It is also a feature of this invention to provide a novel down-hole shut-in tool for wells which is capable of being effeciently opened and closed by wire-line operated apparatus.
Briefly, the down-hole shut-in tool of this invention comprises an elongated mandrel structure adapted for connection to a production string within a well bore to become a permanent part of the production string. The mandrel or body structure defines an internal chamber adapted for registry with the flow passage of the production tubing.
A subsurface valve or shut-in valve in the form of a flapper type swing check valve or other suitable closure element is incorporated within the lower portion of the mandrel and is seated in its closed position against an internal valve seat to prevent upward flow through the flow passage of the mandrel. The flapper valve is maintained in its open position by means of an elongated flow tube assembly which is movably positioned within the internal chamber of the mandrel. The flow tube assembly defines a flow passage section and is normally urged downwardly to a valve open position by means of an external compression spring which is located on a lower flow tube assembly and is assisted by a second compression spring located externally of the upper ported flow tube extension of the flow tube assembly.
The flow tube assembly includes an elongated flow tube, which is positioned for reciprocation within the shut-in valve housing or mandrel. To the flow tube is connected a ported flow extension, the connection being in the form of a lost-motion connection permitting relative linear movement of the flow tube and flow tube extension. At its upper end, the flow tube extension includes a pressure transfer sub permitting transfer of formation pressure from the apparatus into a pressure gauge or other pressure measurement device in assembly therewith. The pressure transfer sub is provided with a fishing neck permitting interconnection of wire-line controlled apparatus therewith. Although this invention is discussed particularly in relation to operation by wire-line apparatus, such is not intended to limit the spirit and scope hereof. It is to be understood that operation of the shut-in tool may be controlled by equipment of any suitable character. The wire-line controlled apparatus includes pressure detection apparatus and other suitable instrumentation for detection of well conditions and for conducting other well servicing activities as desired. The wire-line controlled tool which attaches to the transfer sub is capable of being manipulated vertically to induce vertical movement to the flow tube extension, which movement, subject to relative movement permitted by the lost-motion connection, is induced to the flow tube. The flow tube is therefore operative responsive to linear movement of the flow tube extension for opening and closure of the swing check valve in the flow passage.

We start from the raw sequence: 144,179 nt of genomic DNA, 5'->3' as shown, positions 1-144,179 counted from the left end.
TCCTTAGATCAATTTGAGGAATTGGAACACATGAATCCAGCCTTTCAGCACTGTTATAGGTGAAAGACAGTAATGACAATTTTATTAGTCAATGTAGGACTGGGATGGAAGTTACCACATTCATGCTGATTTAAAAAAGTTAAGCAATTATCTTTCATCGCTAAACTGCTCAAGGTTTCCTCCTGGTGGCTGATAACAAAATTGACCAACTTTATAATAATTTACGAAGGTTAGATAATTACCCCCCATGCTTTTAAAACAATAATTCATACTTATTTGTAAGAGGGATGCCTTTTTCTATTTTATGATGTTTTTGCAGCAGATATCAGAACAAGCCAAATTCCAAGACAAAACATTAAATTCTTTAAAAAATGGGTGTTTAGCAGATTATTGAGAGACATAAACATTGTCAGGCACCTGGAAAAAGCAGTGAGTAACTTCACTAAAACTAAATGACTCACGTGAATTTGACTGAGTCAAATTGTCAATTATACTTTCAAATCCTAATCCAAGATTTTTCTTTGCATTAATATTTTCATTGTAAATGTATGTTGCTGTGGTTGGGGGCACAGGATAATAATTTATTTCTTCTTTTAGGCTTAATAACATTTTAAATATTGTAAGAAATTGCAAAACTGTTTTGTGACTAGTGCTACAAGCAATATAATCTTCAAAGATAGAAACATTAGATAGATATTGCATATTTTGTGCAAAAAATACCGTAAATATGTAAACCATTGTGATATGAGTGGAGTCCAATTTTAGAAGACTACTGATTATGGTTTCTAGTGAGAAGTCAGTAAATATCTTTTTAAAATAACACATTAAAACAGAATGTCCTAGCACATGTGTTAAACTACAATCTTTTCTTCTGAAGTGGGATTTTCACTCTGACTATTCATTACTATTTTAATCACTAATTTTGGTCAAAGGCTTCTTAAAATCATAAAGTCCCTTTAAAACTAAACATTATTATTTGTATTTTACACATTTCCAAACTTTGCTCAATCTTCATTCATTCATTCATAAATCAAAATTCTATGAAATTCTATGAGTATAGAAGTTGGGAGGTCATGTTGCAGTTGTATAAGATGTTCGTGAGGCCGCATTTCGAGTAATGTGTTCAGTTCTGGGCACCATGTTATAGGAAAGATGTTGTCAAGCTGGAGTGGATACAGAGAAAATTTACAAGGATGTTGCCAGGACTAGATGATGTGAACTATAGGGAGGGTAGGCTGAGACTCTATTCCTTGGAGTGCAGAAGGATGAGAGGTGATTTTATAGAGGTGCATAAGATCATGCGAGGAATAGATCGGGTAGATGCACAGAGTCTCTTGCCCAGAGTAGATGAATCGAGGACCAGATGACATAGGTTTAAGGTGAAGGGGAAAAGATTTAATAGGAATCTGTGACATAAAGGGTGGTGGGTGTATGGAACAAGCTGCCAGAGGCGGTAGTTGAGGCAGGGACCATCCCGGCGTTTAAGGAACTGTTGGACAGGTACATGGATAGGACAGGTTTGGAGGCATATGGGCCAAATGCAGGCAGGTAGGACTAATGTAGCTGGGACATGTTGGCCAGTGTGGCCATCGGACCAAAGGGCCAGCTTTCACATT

The lost-motion interconnection of the flow tube extension and flow tube is surrounded by a pressure equalizing sub forming a pressure transfer passage and including one or more pressure equalizing valves. The pressure equalizing valves are maintained in the normally opened positions thereof by the flow tube extension and are permitted to close after predetermined movement of the flow tube extension under the influence and control of the wire-line apparatus. The pressure equalizing valves normally maintain the mechanism in a pressure balanced position when the flapper valve is open and permit opening of the flapper valve under a substantially pressure balanced condition to minimize the force necessary to open the valve.
The flow tube extension, in addition to communicating formation pressure to the pressure transfer cross-over mechanism for pressure measurement, also is operative, upon appropriate movement thereof, to open the pressure equalizing valves and thereby communicate formation pressure to the downstream side of the flapper-type swing check valve while the flapper valve is closed. This feature permits selective pressure balancing of the swing check valve, thereby permitting it to be opened without the presence of a pressure differential across the swing check valve. The flow tube assembly is thus enabled to open the subsurface safety valve with force of sufficient magnitude only for overcoming the small mechanical closing force of the flapper valve.